Reflections from the Cockpit
"When Nature Calls"
October 2003

Hadley & I just returned from an excellent trip to the Pacific Northwest. One rainy day Hadley, our friend Robin & I decided to paddle around Lake Union in Seattle and then through the locks to Puget Sound. We were dressed for the weather and felt warm and cozy in our kayaks even though the rain was soaking the outsides of our paddling jackets. A few hours into the paddle the warm tea we were drinking decided it was no longer happy in our bodies and we received a "Nature Call."

As a kayak instructor I tell my students "If nature calls, answer!" I used to teach anatomy and physiology at the University level. One of the lessons I learned in my studies was not to fight nature. Nature calls are a reality of kayaking. Rather than focus on the physiology of nature calls I want to discuss the environmental concerns of our nature calls.

I am not an expert on environmental impact. I try to keep up on the latest information so I can pass the information along to my students. The Leave No Trace (LNT) program is an excellent resource that provides guidelines for those of us who frequent the outdoors. LNT has many different booklets, each focusing on a different activity. There is even one available for Sea Kayaking. The Leave No Trace Program acknowledges it is impossible to leave "no trace." However, we can all try to minimize the impact by following the recommended guidelines.

Since the majority of us who sea kayak do so near shorelines it is highly likely that we take care of our nature calls on land. If this is the case, then the guidelines for camping will most likely apply. If you cannot get to land then you need to take care of business while on the water. See "Answering Nature’s Call" for practical tips on how to take care of nature’s business when on the water.

As for the LNT guidelines I will quote directly from the LNT Sea Kayaking booklet.

"Ocean Disposal – Although ocean disposal has been suggested in the past, it is no longer recommended for disposing of human waste. While anecdotal information has suggested that the ocean environment readily breaks down human feces and related pathogens, there is no concrete biological research backing the practice of ocean disposal. Furthermore, in many popular paddling regions depositing human waste in near shore waters is a violation of state laws."

"Urine – Urine is not typically a health concern. However, in rainy environments, urine attracts wildlife with salt-deficient diets. Animals in these areas sometimes defoliate plants to consume the salt in the urine, so urinate on rocks or bare ground below the high tide line when possible."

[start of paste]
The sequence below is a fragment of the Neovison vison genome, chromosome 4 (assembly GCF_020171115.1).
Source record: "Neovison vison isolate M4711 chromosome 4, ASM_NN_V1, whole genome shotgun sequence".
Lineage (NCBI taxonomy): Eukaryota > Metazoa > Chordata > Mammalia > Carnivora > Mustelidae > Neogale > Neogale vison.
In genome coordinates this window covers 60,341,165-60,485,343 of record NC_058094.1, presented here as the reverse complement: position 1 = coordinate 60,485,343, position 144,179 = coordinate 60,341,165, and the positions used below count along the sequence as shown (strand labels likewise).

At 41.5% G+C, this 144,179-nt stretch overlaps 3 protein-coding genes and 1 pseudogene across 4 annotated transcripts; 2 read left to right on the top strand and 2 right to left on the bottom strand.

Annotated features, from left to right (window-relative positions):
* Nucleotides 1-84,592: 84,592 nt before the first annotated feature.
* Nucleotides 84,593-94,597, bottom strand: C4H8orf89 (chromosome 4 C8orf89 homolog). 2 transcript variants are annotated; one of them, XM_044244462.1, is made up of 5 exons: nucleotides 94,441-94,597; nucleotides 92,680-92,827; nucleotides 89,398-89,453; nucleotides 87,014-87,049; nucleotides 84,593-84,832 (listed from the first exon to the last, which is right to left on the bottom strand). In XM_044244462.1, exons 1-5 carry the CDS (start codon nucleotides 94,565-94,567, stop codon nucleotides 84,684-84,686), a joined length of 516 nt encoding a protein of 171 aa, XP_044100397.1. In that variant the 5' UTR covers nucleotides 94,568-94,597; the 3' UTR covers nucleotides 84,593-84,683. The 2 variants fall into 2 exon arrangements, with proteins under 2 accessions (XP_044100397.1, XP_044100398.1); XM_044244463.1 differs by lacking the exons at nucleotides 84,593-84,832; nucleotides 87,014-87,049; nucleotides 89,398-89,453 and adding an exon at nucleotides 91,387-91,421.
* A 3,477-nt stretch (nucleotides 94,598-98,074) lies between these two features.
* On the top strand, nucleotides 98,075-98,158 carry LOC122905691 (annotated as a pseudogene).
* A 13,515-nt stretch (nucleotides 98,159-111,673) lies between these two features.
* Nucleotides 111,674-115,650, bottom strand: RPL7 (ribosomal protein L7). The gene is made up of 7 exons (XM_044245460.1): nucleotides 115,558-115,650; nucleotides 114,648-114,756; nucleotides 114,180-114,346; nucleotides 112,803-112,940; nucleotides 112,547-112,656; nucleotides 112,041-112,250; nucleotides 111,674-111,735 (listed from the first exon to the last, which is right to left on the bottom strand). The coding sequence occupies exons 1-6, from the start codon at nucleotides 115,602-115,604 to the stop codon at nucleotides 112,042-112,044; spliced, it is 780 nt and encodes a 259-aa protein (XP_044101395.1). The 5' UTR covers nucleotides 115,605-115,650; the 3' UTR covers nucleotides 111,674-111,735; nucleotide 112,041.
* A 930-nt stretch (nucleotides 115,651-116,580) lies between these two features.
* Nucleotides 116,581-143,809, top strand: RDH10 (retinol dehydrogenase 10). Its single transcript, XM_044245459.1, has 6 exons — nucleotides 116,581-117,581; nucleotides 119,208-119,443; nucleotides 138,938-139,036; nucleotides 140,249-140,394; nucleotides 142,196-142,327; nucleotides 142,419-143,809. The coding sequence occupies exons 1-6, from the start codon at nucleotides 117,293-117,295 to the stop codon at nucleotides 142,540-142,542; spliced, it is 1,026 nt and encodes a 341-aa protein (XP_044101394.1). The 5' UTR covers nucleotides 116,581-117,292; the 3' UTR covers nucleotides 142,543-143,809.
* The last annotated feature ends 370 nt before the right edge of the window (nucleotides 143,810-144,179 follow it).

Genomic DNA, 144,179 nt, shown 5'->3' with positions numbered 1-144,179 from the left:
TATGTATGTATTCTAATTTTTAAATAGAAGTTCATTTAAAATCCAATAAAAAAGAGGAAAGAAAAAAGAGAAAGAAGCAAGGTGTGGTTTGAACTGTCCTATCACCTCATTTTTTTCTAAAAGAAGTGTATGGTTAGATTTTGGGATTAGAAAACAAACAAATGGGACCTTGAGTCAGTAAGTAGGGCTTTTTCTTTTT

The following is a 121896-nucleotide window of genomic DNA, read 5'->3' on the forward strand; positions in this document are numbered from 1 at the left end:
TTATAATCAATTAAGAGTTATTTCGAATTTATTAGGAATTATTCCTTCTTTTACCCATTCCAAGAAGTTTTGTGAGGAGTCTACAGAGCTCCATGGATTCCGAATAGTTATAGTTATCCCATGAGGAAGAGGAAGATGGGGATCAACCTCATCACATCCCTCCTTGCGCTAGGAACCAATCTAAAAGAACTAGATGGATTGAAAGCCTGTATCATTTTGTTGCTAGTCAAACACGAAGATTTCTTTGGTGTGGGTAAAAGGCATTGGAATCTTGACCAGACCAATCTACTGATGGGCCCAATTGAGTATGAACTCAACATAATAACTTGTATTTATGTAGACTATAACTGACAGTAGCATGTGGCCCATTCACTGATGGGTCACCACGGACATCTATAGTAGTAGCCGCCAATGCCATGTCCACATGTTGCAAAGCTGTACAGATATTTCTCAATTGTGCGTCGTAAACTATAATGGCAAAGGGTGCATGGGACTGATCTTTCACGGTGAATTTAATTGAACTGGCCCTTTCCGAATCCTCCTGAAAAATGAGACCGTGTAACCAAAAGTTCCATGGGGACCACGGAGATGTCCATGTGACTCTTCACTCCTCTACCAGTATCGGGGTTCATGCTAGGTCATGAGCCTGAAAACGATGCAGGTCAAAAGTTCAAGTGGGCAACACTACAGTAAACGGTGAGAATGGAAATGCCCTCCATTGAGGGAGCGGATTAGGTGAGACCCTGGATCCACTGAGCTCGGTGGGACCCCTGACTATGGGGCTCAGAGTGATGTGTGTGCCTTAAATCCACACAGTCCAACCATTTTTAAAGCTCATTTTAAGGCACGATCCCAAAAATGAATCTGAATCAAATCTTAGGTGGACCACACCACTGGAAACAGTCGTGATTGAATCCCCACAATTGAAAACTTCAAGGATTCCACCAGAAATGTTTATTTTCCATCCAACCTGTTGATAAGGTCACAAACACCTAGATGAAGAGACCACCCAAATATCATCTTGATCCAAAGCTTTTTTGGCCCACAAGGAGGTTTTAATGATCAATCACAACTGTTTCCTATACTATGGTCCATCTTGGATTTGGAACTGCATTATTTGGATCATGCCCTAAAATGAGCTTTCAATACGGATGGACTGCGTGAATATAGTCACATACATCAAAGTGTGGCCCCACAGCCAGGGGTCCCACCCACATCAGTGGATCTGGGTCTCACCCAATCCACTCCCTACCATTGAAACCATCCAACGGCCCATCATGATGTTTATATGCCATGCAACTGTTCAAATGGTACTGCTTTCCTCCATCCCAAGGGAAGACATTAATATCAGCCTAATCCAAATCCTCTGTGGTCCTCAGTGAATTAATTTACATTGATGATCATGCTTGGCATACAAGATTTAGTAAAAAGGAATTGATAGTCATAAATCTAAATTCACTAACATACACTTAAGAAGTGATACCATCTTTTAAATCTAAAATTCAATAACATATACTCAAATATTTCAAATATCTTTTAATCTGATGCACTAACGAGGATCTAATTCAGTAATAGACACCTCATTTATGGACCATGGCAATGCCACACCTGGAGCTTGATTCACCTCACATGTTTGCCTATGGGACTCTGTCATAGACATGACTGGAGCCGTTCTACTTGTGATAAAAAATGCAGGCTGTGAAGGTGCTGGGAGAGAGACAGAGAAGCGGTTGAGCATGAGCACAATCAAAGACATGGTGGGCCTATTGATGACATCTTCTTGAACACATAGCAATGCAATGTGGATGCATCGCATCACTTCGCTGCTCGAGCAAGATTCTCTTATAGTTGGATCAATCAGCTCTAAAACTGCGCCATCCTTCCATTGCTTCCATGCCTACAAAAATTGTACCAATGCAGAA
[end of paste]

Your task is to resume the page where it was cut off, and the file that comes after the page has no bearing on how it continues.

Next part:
The LNT Sea Kayaking book contains 30 pages of useful information to help us as sea kayakers in minimizing our impact when kayaking and/or kayak camping. I highly recommend you visit the Leave No Trace website ( for more information.

In the last month I was introduced to a number of products that make it easier for us to minimize our impact and answer nature's call. We were so impressed with the products we decided to carry them at the USK store in the kayaker needs section. There is a pouch that is user friendly for females and males that instantly turns urine into a gel that can be disposed of in the standard landfill. Since the liquid gels it doesn't spill. The gelled substance is also odorless. There are also products available that perform a similar function for solid human waste.

As a male I feel I have easier options than a female when I have to urinate. However, there are a number of products on the market that level the playing field. My wife Hadley has just field tested the urine bags mentioned above and gives it two thumbs up. She also tried a Female Urinary Device (FUD) while sitting in her kayak and on the back deck of her kayak and it allowed her to use a plastic bottle due to the six inch tube coming out of the FUD. The FUD can also be used with the urine bags for a no spill option.

Those of us who paddle on fresh water lakes or rivers have even a greater responsibility to the environment. We should all take the time to catch up on the latest information available. The LNT program is a good start.

How you wish to treat the environment in which you paddle is up to you. I believe we all have a responsibility to the long-range health and welfare of our paddling and camping environments. Advances in technology now provide us with options that move us away from the belief that the ocean is a giant toilet bowl. Thank you in advance for your consideration.


Wayne Horodowich


USK Home Page

© Copyright USK